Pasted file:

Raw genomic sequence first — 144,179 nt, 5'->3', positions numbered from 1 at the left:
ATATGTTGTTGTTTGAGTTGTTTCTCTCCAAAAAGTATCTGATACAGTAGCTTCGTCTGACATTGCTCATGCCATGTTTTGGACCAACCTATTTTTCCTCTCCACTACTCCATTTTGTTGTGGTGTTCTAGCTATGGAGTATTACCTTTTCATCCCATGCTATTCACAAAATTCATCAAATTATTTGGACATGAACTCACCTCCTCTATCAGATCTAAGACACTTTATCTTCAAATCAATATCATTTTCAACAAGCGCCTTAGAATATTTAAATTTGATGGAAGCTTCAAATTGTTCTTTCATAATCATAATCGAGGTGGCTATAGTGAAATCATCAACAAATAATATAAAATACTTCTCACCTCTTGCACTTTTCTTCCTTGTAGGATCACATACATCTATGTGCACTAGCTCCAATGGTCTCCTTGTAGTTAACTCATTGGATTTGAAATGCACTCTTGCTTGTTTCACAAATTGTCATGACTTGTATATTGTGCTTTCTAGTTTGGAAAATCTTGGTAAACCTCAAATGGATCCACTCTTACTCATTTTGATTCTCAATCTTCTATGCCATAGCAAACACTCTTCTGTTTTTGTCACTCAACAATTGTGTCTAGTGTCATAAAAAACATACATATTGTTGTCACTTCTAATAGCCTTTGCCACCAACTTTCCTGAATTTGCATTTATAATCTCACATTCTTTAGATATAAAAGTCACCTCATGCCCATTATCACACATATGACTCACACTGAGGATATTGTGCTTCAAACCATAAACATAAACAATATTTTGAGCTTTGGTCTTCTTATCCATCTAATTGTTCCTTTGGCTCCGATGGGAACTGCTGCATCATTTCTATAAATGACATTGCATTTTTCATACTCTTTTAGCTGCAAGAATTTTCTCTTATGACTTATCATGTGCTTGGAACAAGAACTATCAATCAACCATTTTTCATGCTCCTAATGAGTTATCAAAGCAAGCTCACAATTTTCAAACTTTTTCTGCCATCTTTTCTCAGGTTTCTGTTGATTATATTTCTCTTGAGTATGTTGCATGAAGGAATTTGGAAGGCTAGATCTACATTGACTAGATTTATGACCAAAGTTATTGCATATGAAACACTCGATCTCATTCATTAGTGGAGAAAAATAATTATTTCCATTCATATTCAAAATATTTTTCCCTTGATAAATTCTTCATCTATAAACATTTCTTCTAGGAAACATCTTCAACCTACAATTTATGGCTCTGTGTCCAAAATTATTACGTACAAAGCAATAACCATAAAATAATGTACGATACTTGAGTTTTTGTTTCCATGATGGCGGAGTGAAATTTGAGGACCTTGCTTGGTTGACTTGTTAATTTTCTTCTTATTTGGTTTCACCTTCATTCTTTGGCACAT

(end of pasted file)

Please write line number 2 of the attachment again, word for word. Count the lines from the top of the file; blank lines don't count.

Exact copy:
ATATGTTGTTGTTTGAGTTGTTTCTCTCCAAAAAGTATCTGATACAGTAGCTTCGTCTGACATTGCTCATGCCATGTTTTGGACCAACCTATTTTTCCTCTCCACTACTCCATTTTGTTGTGGTGTTCTAGCTATGGAGTATTACCTTTTCATCCCATGCTATTCACAAAATTCATCAAATTATTTGGACATGAACTCACCTCCTCTATCAGATCTAAGACACTTTATCTTCAAATCAATATCATTTTCAACAAGCGCCTTAGAATATTTAAATTTGATGGAAGCTTCAAATTGTTCTTTCATAATCATAATCGAGGTGGCTATAGTGAAATCATCAACAAATAATATAAAATACTTCTCACCTCTTGCACTTTTCTTCCTTGTAGGATCACATACATCTATGTGCACTAGCTCCAATGGTCTCCTTGTAGTTAACTCATTGGATTTGAAATGCACTCTTGCTTGTTTCACAAATTGTCATGACTTGTATATTGTGCTTTCTAGTTTGGAAAATCTTGGTAAACCTCAAATGGATCCACTCTTACTCATTTTGATTCTCAATCTTCTATGCCATAGCAAACACTCTTCTGTTTTTGTCACTCAACAATTGTGTCTAGTGTCATAAAAAACATACATATTGTTGTCACTTCTAATAGCCTTTGCCACCAACTTTCCTGAATTTGCATTTATAATCTCACATTCTTTAGATATAAAAGTCACCTCATGCCCATTATCACACATATGACTCACACTGAGGATATTGTGCTTCAAACCATAAACATAAACAATATTTTGAGCTTTGGTCTTCTTATCCATCTAATTGTTCCTTTGGCTCCGATGGGAACTGCTGCATCATTTCTATAAATGACATTGCATTTTTCATACTCTTTTAGCTGCAAGAATTTTCTCTTATGACTTATCATGTGCTTGGAACAAGAACTATCAATCAACCATTTTTCATGCTCCTAATGAGTTATCAAAGCAAGCTCACAATTTTCAAACTTTTTCTGCCATCTTTTCTCAGGTTTCTGTTGATTATATTTCTCTTGAGTATGTTGCATGAAGGAATTTGGAAGGCTAGATCTACATTGACTAGATTTATGACCAAAGTTATTGCATATGAAACACTCGATCTCATTCATTAGTGGAGAAAAATAATTATTTCCATTCATATTCAAAATATTTTTCCCTTGATAAATTCTTCATCTATAAACATTTCTTCTAGGAAACATCTTCAACCTACAATTTATGGCTCTGTGTCCAAAATTATTACGTACAAAGCAATAACCATAAAATAATGTACGATACTTGAGTTTTTGTTTCCATGATGGCGGAGTGAAATTTGAGGACCTTGCTTGGTTGACTTGTTAATTTTCTTCTTATTTGGTTTCACCTTCATTCTTTGGCACAT